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From the Publisher

PublisherFrom the Publisher

In last Friday’s column, I submitted a list of those Belizeans (British Hondurans) who had sacrificed their lives in the British war effort in World War II (1939-45).

What I then did in this Tuesday’s issue was put their sacrificed lives in a fleshed-out context where the war’s principal European combatants (Britain and Germany) were concerned, and then suggest that Belize is owed something because of these human sacrifices.

We are seeking to consider the dangerous nature of our present situation where, even though Belize is a sovereign nation/member of the United Nations, we have been pushed into submitting our national borders to adjudication by the International Court of Justice (ICJ).

The climate among Belize’s younger generations is not a militant or patriotic one: it appears to me to be almost hedonistic. It is routine for older generations to find reasons to criticize younger ones, so I have always made a conscious effort not to criticize our youth recklessly or carelessly.

One huge problem is that our young people have not been properly educated, especially where history, the history of Belize and the world, is concerned. There is a reason for this. Our schools are controlled by religions which are headquartered in the metropolitan European countries which invaded Africa and America and conquered/enslaved our ancestors five centuries ago and more.

In our specific Belizean situation, the fact of the matter is that we became a British colony in 1862 (Crown Colony in 1871), after our previous generations of color had been enslaved by British pirates and settlers for a couple centuries. Belizeans of color have now become a minority. The majority of our Belizean population is now descended, it appears to me, from Indigenous people who were being victimized and brutalized in the Yucatan by Spanish invaders from Europe. (Those Spanish invaders from Europe actually tried to invade Belize in 1798, but that is another story.)

Now then, let us look at the European situation when the twentieth century, which featured World War I (1914-18) and World War II, began. Following is a quote from page 60 of a work entitled Destined for War, written by Graham Allison in 2012:

Fin de siecle, Britons could be forgiven for fearing things could only go downhill. Over the previous two centuries, an island twenty miles off the European mainland had acquired an empire spanning every continent. By 1900, it encompassed modern-day India, Pakistan, Burma, Malaysia, Singapore, Australia, New Zealand, and Canada, along with much of the African continent. It exerted a strong influence, sometimes equivalent to de facto control, over Latin America, the Persian Gulf, and Egypt. By ‘ruling the waves’ with a peerless navy, Britain really did rule an ‘empire on which the sun never set.’”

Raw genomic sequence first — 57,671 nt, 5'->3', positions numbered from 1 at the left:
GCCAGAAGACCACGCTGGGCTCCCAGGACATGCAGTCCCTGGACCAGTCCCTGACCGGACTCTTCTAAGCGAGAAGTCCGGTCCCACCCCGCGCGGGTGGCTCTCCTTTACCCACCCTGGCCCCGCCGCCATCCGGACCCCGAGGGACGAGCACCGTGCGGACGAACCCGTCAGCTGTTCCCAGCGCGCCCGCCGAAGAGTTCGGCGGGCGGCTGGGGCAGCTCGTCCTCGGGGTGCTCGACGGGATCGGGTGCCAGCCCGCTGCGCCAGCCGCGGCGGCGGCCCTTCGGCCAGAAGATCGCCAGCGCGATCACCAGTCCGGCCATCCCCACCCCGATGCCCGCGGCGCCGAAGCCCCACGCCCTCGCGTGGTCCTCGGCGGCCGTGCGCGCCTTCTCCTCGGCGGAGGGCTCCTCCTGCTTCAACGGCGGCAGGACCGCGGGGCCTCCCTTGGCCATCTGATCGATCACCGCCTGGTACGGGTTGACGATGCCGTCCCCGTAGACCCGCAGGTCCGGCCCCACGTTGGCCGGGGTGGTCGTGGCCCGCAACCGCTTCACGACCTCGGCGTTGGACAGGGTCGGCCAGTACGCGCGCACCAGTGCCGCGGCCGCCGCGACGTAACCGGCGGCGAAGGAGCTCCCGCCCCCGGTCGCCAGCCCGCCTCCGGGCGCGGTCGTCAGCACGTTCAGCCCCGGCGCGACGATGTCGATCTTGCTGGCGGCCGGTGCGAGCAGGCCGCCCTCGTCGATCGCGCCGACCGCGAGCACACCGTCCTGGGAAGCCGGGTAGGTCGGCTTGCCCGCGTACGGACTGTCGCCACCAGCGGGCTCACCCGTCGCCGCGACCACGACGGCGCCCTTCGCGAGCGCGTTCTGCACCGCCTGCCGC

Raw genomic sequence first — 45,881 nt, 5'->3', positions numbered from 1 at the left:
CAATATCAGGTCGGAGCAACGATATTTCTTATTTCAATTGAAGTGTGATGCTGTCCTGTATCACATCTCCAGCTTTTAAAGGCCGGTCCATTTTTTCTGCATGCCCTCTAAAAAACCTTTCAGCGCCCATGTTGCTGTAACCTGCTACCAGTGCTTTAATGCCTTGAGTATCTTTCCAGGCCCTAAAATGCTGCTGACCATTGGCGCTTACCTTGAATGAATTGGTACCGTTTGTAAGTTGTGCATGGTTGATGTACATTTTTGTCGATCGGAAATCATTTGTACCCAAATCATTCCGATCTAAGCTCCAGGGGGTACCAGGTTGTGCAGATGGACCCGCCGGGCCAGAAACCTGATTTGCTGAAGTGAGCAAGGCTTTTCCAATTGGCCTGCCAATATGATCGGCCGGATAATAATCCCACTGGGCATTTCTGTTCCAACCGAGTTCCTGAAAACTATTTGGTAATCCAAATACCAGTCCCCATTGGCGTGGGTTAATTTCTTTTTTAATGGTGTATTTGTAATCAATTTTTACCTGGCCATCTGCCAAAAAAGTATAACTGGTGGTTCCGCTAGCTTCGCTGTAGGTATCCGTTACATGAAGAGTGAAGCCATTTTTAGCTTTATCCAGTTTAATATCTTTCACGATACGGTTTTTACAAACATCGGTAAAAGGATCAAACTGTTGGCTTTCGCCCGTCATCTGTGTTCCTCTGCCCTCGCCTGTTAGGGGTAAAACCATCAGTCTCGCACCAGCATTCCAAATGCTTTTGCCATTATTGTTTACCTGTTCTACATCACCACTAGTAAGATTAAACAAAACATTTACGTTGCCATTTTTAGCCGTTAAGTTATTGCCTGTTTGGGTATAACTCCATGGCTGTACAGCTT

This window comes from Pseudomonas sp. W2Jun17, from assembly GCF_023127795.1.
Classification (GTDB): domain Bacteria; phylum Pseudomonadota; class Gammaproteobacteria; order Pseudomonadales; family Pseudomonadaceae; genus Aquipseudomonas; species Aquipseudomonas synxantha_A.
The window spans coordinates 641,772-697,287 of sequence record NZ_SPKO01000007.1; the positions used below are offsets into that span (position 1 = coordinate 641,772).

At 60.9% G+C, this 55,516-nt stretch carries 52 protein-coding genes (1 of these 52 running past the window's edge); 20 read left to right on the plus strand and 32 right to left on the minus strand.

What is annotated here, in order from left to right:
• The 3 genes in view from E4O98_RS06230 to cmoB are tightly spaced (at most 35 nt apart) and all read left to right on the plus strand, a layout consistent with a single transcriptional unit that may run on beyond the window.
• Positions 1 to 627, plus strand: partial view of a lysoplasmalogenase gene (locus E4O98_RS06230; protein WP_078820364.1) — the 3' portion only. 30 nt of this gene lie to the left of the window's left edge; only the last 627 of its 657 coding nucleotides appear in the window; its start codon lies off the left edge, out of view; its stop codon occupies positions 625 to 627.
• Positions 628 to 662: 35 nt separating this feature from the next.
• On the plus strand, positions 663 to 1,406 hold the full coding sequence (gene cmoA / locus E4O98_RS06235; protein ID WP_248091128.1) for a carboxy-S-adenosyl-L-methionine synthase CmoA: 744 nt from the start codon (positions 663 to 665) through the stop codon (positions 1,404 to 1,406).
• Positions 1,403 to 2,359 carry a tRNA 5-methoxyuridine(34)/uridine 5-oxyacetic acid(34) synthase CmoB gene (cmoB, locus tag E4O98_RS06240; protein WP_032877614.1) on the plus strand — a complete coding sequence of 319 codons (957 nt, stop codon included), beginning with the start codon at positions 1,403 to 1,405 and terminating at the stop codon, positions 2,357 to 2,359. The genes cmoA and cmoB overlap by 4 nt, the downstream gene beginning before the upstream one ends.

Germany did not become a European power until the nineteenth century, when it became unified under Otto von Bismarck and became the strongest land power in Europe. The man who became Germany’s ruler in 1888, Kaiser Wilhelm II, was an admirer of British power, but he was also jealous of that power, and highly ambitious. One reason for his personal mindset was the fact that Britain was the birthplace of his mother, Queen Victoria’s eldest daughter.

“Damaged at birth, his left arm remained shriveled the rest of his life. He resented the insistence of his British mother that her homeland was congenitally superior to Germany.” (Destined for War, pg. 68) 

(Incidentally, while reading Allison’s book, I was surprised by the revelation that Britain and the United States almost went to war over Venezuela between 1895 and 1896.)

So, Germany’s ambitions helped to spark World War I, where the British and the French emerged victorious and humiliated Germany in the terms of the war’s peace treaty.

In their quest for revenge, Germans decided to follow Adolf Hitler into World War II. Germany easily crushed France, and badly battered Britain in 1940. Remember, the United States did not enter World War II on Britain’s side until December of 1941, when Japan, Germany’s ally, attacked the American naval base at Pearl Harbor (Hawaii).

It is worthy of note that the U.S. had delayed entry into World War II on Britain’s side because there was a powerful pro-German lobby amongst their population. There is a large German population in America, especially in the Midwest.

Britain emerged out of World War II a weakened empire, while the United States quickly became locked in a struggle with Soviet Russia to see who would rule the post-World War II planet. This struggle, which was known as the Cold War, lasted until the fall of the Berlin Wall in 1989, and the Americans became the world superpower in the 1990s.

The point of all this is that this Belize situation in the ICJ courtroom is so very tricky, because Guatemala has always been a strong ally of the United States, while Britain has basically left Belize to fend for itself since our political independence in 1981. These are matters which intrigue me, but they are very seldom discussed in Belize’s learned circles and are ignored in our schools.

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